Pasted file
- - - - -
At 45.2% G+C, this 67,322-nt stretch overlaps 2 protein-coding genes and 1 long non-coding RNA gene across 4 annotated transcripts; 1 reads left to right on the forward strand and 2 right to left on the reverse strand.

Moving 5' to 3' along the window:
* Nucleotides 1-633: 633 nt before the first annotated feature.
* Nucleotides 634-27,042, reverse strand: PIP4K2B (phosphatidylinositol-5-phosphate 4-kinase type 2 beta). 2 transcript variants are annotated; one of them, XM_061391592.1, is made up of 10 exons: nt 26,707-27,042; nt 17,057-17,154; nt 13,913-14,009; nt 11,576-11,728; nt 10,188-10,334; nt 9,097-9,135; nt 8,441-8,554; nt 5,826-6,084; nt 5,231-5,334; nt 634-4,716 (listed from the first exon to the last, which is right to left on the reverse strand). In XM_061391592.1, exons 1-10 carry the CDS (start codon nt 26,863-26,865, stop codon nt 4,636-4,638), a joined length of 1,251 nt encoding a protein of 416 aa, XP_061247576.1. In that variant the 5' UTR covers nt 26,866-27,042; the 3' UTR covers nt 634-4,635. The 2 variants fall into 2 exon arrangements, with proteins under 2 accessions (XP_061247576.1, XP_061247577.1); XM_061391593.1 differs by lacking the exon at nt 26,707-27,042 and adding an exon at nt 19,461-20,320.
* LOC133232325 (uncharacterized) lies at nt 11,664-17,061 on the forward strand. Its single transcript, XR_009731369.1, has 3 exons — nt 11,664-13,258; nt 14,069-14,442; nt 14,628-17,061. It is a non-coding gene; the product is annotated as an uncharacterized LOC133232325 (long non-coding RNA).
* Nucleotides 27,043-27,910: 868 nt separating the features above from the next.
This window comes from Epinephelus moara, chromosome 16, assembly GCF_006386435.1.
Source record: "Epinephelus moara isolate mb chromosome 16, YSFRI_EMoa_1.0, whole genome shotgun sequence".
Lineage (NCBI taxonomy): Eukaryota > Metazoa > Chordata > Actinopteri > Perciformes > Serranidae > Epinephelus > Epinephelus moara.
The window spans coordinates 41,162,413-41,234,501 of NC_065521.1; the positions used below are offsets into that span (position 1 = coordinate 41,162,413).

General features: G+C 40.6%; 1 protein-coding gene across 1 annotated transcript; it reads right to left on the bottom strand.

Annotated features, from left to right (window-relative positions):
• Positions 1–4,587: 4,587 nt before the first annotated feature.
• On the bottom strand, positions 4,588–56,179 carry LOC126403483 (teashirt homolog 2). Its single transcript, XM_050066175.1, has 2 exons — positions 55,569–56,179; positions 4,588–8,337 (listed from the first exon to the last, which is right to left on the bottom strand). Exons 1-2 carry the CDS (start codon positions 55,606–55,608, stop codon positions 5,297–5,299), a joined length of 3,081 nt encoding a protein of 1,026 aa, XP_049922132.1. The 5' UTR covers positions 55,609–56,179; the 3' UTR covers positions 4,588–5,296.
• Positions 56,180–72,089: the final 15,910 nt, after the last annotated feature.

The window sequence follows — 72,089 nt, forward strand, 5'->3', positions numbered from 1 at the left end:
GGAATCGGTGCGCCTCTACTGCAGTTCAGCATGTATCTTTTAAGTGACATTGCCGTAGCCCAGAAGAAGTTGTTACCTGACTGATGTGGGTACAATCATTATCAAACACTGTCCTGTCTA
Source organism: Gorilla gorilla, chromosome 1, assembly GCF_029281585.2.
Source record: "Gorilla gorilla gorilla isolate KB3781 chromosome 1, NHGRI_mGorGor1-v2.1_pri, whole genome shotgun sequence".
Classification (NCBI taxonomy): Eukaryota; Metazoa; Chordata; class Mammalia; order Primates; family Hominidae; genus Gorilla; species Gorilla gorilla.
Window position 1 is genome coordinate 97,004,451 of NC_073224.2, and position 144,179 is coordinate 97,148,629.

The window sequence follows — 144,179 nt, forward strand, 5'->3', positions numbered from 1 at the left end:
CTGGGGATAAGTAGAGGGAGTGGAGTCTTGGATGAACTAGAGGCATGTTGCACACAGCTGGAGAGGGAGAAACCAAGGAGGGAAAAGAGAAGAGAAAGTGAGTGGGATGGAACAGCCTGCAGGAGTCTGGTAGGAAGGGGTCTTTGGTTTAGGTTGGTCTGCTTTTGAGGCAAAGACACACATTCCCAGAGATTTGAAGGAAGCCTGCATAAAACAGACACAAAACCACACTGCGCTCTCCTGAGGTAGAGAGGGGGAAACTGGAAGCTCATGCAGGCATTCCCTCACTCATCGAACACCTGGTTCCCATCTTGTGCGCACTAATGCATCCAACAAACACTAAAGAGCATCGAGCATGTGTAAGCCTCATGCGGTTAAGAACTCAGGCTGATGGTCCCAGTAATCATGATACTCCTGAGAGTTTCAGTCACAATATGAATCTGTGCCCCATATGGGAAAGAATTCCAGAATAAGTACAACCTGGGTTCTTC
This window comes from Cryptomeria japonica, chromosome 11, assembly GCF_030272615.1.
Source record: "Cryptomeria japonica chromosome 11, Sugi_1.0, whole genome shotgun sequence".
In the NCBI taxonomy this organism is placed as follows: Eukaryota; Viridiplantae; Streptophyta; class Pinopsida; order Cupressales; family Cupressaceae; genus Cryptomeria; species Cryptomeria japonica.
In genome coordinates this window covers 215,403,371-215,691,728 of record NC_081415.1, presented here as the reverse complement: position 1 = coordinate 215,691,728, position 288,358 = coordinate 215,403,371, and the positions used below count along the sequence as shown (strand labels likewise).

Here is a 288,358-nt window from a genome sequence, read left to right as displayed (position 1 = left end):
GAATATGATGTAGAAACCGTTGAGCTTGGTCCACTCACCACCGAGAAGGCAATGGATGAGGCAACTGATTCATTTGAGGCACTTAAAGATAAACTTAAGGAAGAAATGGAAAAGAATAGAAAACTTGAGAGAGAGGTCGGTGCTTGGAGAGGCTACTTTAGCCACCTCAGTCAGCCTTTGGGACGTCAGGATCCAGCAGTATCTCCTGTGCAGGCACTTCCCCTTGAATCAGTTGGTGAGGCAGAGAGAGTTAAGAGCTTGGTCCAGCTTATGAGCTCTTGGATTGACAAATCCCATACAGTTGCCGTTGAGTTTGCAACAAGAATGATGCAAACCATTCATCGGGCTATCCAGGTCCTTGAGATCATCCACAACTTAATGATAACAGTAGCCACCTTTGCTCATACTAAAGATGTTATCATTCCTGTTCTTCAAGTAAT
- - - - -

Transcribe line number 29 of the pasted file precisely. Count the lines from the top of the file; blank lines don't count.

GAATATGATGTAGAAACCGTTGAGCTTGGTCCACTCACCACCGAGAAGGCAATGGATGAGGCAACTGATTCATTTGAGGCACTTAAAGATAAACTTAAGGAAGAAATGGAAAAGAATAGAAAACTTGAGAGAGAGGTCGGTGCTTGGAGAGGCTACTTTAGCCACCTCAGTCAGCCTTTGGGACGTCAGGATCCAGCAGTATCTCCTGTGCAGGCACTTCCCCTTGAATCAGTTGGTGAGGCAGAGAGAGTTAAGAGCTTGGTCCAGCTTATGAGCTCTTGGATTGACAAATCCCATACAGTTGCCGTTGAGTTTGCAACAAGAATGATGCAAACCATTCATCGGGCTATCCAGGTCCTTGAGATCATCCACAACTTAATGATAACAGTAGCCACCTTTGCTCATACTAAAGATGTTATCATTCCTGTTCTTCAAGTAAT